Throughout the 2020-21 academic year, Wang, the school’s fifth Boghosian Fellow, has taught an architecture studio and two professional electives devoted to the study of the superblock. The results of Wang’s studio and other courses taught over this last year are catalogued and published in two large volumes, which are part of the exhibition. But those materials tell only part of the story.
The centerpiece of the exhibition is a large model of multiple scales—urban, architecture, interior—that comes in and out of focus depending on how and from what vantage point it is viewed. Indeed, depending on the vantage point, the scales appear not only to be multiple, but indeterminate. To be more precise, the model encourages our eye to move seamlessly between scales and accede to the ambition of “seeing all” named by “superblock,” a vantage point that might be best described as a mobile, 3D approximation of the views provided by Song Dynasty landscape paintings.
Ultimately, the exhibition demonstrates that “superblock” is not so much a term, concept or reality, but is instead the name for an ambition, shared by the architect and the urbanist alike, to “see all”: to represent, name and thus comprehend the seemingly incomprehensible complexity of the contemporary city.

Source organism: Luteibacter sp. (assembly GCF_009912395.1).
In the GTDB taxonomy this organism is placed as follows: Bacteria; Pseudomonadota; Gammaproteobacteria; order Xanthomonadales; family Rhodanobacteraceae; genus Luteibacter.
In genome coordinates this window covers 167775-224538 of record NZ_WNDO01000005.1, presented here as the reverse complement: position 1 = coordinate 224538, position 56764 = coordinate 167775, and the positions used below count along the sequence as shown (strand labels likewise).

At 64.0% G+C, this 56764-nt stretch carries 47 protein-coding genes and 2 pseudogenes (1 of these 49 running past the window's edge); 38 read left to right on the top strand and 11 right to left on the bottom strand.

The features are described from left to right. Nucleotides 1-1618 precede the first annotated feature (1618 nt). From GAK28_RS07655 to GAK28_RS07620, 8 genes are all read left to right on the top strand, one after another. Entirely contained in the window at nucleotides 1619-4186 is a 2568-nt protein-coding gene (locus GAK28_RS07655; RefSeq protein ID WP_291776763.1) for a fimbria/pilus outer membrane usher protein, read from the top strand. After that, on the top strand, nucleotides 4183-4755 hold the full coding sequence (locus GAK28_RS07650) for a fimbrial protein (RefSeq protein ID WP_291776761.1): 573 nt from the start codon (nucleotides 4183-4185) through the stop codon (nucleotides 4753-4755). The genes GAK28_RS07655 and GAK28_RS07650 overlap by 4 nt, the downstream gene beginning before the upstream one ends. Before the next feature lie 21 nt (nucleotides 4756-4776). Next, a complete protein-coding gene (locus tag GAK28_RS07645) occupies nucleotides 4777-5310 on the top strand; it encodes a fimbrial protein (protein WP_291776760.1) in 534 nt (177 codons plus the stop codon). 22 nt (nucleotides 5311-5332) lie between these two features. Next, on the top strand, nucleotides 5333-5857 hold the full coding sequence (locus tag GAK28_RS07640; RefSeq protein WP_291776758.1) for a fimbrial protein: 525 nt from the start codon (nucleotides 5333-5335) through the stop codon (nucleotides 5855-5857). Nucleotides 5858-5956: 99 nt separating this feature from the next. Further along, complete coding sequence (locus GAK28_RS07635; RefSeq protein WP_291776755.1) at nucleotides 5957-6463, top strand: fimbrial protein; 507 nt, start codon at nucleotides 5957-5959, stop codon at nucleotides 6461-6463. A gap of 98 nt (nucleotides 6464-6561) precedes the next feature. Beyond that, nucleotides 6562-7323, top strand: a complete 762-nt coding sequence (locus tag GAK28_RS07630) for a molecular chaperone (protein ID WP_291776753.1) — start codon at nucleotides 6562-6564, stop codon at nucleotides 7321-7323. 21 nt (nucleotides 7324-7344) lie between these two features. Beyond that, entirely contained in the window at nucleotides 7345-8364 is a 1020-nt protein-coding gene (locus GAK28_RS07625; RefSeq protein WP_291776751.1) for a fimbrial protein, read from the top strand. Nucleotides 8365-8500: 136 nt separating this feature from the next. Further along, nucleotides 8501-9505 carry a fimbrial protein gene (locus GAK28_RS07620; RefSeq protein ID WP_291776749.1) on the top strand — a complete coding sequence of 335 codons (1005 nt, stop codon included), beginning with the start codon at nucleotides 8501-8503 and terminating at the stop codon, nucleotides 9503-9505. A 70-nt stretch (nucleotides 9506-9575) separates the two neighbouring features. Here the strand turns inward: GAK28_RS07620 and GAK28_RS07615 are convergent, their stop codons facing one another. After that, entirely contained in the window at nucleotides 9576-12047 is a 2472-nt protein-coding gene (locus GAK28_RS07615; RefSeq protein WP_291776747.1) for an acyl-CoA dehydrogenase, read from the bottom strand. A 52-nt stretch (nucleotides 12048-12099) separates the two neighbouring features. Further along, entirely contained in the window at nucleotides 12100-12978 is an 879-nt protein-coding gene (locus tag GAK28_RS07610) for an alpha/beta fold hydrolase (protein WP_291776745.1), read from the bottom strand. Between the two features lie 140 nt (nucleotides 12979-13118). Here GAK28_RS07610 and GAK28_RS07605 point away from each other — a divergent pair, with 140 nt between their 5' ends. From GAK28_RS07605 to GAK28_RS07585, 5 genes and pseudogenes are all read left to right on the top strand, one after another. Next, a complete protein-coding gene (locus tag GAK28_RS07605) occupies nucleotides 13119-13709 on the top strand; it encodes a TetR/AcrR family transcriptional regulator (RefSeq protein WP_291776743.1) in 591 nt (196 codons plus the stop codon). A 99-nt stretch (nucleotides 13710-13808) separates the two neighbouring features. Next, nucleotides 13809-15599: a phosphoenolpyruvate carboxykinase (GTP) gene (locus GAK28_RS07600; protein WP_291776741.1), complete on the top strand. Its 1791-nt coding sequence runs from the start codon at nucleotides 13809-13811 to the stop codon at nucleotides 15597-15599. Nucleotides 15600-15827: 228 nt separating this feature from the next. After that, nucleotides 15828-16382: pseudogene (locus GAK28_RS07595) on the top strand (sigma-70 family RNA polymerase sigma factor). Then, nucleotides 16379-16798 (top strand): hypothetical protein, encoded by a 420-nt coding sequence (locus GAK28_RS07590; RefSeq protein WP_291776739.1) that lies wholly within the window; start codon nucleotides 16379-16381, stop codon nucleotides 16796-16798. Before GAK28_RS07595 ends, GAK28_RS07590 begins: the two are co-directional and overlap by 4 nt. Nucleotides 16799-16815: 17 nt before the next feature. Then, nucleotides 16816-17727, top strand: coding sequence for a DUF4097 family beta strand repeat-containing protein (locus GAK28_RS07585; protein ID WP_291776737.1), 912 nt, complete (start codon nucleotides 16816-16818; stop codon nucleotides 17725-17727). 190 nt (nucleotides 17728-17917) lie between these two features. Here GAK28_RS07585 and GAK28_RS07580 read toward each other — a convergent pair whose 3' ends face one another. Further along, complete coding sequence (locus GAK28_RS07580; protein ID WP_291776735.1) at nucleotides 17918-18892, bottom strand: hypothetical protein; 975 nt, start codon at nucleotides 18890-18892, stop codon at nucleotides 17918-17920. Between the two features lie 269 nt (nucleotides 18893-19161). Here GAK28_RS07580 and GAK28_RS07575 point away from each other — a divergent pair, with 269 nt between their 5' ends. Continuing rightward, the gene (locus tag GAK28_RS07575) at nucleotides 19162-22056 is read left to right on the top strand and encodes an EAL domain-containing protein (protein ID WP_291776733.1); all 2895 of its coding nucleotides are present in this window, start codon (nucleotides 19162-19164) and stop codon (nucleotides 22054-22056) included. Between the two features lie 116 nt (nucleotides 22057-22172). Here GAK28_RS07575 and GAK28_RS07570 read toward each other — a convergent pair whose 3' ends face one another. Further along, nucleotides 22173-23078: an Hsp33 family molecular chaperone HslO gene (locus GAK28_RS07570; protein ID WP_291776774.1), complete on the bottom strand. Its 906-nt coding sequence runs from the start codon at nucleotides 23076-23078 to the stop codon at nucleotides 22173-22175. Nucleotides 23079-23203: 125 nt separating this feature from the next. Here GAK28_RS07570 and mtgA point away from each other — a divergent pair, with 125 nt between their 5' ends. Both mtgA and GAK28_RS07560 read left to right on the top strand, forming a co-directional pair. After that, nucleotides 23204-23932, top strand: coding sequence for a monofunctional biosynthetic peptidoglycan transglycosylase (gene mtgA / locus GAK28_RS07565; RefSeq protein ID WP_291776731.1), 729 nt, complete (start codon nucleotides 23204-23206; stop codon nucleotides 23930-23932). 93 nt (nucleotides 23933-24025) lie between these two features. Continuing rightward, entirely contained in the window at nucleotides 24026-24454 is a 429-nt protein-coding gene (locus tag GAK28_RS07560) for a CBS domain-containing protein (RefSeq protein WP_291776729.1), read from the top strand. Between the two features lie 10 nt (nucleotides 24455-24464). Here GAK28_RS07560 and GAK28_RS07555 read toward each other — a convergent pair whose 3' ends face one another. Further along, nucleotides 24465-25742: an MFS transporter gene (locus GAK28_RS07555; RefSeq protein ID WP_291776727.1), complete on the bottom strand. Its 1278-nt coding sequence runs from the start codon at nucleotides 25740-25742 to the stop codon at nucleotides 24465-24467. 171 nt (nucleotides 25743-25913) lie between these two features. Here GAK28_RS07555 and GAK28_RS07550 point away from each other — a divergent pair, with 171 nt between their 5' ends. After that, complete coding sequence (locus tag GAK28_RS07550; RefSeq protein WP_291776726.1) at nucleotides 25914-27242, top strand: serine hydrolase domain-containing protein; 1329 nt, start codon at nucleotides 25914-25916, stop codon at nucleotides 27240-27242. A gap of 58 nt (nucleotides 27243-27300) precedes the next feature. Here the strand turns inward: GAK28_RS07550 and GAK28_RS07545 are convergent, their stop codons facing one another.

“I’m thrilled to present this exhibition as the culminating event of my fellowship, which has been a truly collective and collaborative process,” says Wang. “In many ways, this project is a design manifestation of intellectual curiosities, endeavors and findings in excavating the conceptual and representational apparatus of architectural and urban imaginations today.”
“Wang, like all previous Boghosian Fellows, has enriched the intellectual and design culture of the school,” says Michael Speaks, dean of the School of Architecture. “He and his students worked for more than a year researching the superblock and its development in the west and in China. Last spring, Wang organized an impressive symposium that included scholars from all over the world. His exhibition promises to be equally impressive for students, faculty and scholars interested in this important urban typology.”
Wang will give a gallery talk at 5:30 p.m. Thursday, Nov. 11, in Slocum Hall’s first floor atrium. A public reception will follow.